June 5-8 Southern excursion, discovery, reflection

June 4-5:  After visiting Dana Village (see below), we made camp in Rumana Camp for the night.  Here are a couple pics from my 6:30 am hike around the “words-can’t-describe” canyons and valleys and mountains of Dana nature preserve.

After this, we headed to Petra.  Students were escorted to the opening of Petra at 2 pm, where they were guided into the area and given the time and freedom to roam, hike, climb, and otherwise just enjoy the stunning beauty of this Nabatean wonder of the world.  The Nabateans, nomads from Arabia, arose as a culture and an economic power some 2,400 years ago.  They carved their way across Arabia, and what is now Jordan, Israel, Palestine, and into the Sinai.  The most famous of their architectural wonders is Petra.  In 106 A.D./C.E., the Roman Emperor Trajan effectively annexed the Nabatean Kingdom into the Roman Empire. 

June 6:  After Petra, we left the next afternoon to visit a school for the deaf community and other ‘at risk’ children, women, and men.  Part of the visit included a tour of the school, its classrooms, craft shop, and playground for children.  And then the director of the school/NGO treated us to a sumptuous Jordanian lunch.  Here is Kristina, an American Sign Language major at NU, who found her niche, communicating somewhere between the languages of ASL and the SL used in Jordan/Arab cultures.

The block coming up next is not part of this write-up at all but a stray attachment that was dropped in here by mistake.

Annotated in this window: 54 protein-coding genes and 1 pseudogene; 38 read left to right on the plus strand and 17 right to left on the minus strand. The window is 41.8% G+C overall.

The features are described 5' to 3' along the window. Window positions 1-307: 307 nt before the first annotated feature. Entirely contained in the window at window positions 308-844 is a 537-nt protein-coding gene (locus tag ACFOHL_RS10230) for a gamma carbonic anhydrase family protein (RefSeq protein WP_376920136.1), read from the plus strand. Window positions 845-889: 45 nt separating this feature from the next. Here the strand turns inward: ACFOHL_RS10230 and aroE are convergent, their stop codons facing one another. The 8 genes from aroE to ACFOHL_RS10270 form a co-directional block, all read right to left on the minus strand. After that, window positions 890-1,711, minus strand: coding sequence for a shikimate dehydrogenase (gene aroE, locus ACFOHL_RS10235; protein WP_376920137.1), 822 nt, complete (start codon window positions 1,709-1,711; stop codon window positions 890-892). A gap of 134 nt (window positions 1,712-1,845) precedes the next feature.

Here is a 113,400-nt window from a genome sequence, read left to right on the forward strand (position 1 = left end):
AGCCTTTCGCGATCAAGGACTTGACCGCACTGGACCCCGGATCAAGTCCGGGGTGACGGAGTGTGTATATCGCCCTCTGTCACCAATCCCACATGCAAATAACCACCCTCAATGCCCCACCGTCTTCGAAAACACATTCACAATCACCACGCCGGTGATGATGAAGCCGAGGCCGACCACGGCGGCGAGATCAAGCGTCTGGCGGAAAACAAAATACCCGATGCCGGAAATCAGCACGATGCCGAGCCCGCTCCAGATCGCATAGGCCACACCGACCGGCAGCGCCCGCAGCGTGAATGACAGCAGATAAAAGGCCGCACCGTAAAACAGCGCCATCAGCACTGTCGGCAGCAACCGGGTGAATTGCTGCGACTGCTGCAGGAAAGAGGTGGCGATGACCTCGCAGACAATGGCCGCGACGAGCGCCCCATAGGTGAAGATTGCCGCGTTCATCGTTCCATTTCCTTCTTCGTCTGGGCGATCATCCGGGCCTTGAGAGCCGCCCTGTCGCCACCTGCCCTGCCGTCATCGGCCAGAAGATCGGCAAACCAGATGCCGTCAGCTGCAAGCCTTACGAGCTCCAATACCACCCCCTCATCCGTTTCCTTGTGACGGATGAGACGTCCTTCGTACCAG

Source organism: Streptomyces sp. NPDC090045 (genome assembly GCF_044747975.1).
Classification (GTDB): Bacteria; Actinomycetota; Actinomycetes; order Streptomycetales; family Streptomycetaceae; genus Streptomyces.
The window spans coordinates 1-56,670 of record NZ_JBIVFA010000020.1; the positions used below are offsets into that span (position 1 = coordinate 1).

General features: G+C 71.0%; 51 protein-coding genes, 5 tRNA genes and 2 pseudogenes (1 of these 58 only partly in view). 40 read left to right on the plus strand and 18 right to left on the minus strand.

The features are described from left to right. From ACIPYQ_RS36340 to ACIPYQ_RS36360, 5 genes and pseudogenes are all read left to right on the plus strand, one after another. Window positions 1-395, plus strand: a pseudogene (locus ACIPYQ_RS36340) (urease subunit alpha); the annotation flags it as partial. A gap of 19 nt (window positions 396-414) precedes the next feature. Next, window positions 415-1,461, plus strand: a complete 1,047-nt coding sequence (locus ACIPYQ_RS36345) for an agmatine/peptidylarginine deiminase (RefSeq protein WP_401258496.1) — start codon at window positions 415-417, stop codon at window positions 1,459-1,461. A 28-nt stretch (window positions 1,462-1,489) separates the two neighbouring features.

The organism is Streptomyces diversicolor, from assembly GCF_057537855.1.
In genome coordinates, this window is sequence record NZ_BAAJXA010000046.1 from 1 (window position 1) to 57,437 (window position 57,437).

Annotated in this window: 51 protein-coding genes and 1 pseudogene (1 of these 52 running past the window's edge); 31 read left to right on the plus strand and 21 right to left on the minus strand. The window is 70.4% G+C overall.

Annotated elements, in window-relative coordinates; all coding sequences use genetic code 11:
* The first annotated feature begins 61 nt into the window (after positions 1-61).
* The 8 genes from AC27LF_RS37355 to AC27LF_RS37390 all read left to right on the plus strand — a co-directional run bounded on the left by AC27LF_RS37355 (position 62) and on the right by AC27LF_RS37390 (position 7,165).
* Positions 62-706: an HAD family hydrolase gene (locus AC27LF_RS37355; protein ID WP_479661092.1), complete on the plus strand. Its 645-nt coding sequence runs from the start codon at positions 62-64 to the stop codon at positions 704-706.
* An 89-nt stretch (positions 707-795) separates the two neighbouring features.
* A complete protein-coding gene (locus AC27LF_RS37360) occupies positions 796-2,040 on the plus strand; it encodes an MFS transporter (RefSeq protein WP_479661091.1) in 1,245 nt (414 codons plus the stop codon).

After this, we were on our way to Wadi Rum, the desert, dune-riding (in 4x4 trucks), and sunset on a small rock-mountain plateau near the “Valley of the Moon” (think Lawrence of Arabia – the real one, who lived and thrived here in the early 1900s, as well as the movie, which was filmed in part here at Wadi Rum).  Here's our host, with Dr. Ilham and me, as we were leaving Wadi Rum:

Enroute from Wadi Rum to Aqaba (June 7), Dr. Raed made a stop along the Hejaz Railway, and the Wadi Rum train station.  We learned that this railway, which used to serve passengers traveling between Medina and Damascus, is still functioning in sections within Jordan. 

King Abdullah II of Jordan visited this train station just days before and was treated to a renovated “Royal Coach Car” on this train, which we got to lounge in for a few minutes:

And then it was on to Aqaba, a boat ride for all on the Gulf of Aqaba/Red Sea, and a view of Egypt, Israel/Palestine, Jordan, and a hint of Saudi Arabia, further down the Gulf.  Students got to swim off the boat, snorkel, and view the corral reef along Jordan’s shoreline.

June 8:  Aqaba to Amman, and “temporary home-sweet-home” for the final days of our program. 


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